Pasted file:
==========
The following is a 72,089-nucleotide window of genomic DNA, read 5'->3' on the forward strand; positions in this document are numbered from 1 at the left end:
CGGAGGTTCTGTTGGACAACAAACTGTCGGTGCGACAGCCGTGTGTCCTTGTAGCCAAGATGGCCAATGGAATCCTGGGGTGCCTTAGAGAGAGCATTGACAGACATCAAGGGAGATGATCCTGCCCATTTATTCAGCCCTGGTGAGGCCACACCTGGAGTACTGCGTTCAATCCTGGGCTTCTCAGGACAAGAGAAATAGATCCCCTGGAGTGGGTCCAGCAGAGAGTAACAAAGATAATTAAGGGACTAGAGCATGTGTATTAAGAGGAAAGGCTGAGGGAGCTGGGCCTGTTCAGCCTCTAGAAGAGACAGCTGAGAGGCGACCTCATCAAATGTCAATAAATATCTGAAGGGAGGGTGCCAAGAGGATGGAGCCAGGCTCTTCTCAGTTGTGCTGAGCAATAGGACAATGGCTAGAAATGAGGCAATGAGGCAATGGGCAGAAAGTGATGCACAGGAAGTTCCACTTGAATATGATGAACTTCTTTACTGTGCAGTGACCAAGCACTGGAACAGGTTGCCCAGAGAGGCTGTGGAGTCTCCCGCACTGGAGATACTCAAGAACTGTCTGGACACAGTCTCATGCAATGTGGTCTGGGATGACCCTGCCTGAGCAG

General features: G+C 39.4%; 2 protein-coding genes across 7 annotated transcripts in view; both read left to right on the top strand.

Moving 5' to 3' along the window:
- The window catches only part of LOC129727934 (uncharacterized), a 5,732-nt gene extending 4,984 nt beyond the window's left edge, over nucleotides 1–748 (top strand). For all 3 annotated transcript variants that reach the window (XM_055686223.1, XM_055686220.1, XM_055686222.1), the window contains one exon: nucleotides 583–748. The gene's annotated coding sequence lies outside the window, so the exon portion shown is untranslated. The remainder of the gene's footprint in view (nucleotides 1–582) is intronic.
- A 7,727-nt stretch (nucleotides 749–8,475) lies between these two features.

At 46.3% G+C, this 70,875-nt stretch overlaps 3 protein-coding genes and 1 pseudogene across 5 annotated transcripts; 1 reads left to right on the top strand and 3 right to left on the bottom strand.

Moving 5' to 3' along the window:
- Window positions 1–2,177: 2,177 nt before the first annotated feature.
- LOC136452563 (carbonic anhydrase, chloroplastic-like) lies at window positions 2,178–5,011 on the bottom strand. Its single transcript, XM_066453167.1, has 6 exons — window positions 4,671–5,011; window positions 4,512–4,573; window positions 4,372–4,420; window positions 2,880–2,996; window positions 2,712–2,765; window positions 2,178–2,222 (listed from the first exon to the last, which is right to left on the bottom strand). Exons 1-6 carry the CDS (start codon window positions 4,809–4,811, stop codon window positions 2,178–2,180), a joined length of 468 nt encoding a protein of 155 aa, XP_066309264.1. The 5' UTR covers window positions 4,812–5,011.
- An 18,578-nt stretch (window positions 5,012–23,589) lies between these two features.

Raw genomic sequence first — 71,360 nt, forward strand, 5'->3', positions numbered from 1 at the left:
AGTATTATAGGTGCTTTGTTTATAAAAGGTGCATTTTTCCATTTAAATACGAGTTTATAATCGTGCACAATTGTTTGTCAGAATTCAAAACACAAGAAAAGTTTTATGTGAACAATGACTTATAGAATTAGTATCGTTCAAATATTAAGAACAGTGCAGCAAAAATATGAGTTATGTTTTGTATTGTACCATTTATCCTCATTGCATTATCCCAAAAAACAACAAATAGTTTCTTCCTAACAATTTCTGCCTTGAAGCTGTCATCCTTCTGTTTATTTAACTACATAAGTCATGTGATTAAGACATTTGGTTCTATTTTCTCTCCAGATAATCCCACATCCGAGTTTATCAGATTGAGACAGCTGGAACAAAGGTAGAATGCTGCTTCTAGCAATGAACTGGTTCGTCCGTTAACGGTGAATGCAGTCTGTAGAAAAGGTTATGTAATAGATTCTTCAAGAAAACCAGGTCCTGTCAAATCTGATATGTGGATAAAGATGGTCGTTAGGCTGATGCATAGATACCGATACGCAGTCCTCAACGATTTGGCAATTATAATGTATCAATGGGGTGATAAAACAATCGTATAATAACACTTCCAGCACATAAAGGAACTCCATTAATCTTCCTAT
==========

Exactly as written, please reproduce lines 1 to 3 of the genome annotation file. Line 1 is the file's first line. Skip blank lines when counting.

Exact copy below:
The following is a 72,089-nucleotide window of genomic DNA, read 5'->3' on the forward strand; positions in this document are numbered from 1 at the left end:
CGGAGGTTCTGTTGGACAACAAACTGTCGGTGCGACAGCCGTGTGTCCTTGTAGCCAAGATGGCCAATGGAATCCTGGGGTGCCTTAGAGAGAGCATTGACAGACATCAAGGGAGATGATCCTGCCCATTTATTCAGCCCTGGTGAGGCCACACCTGGAGTACTGCGTTCAATCCTGGGCTTCTCAGGACAAGAGAAATAGATCCCCTGGAGTGGGTCCAGCAGAGAGTAACAAAGATAATTAAGGGACTAGAGCATGTGTATTAAGAGGAAAGGCTGAGGGAGCTGGGCCTGTTCAGCCTCTAGAAGAGACAGCTGAGAGGCGACCTCATCAAATGTCAATAAATATCTGAAGGGAGGGTGCCAAGAGGATGGAGCCAGGCTCTTCTCAGTTGTGCTGAGCAATAGGACAATGGCTAGAAATGAGGCAATGAGGCAATGGGCAGAAAGTGATGCACAGGAAGTTCCACTTGAATATGATGAACTTCTTTACTGTGCAGTGACCAAGCACTGGAACAGGTTGCCCAGAGAGGCTGTGGAGTCTCCCGCACTGGAGATACTCAAGAACTGTCTGGACACAGTCTCATGCAATGTGGTCTGGGATGACCCTGCCTGAGCAG

General features: G+C 39.4%; 2 protein-coding genes across 7 annotated transcripts in view; both read left to right on the top strand.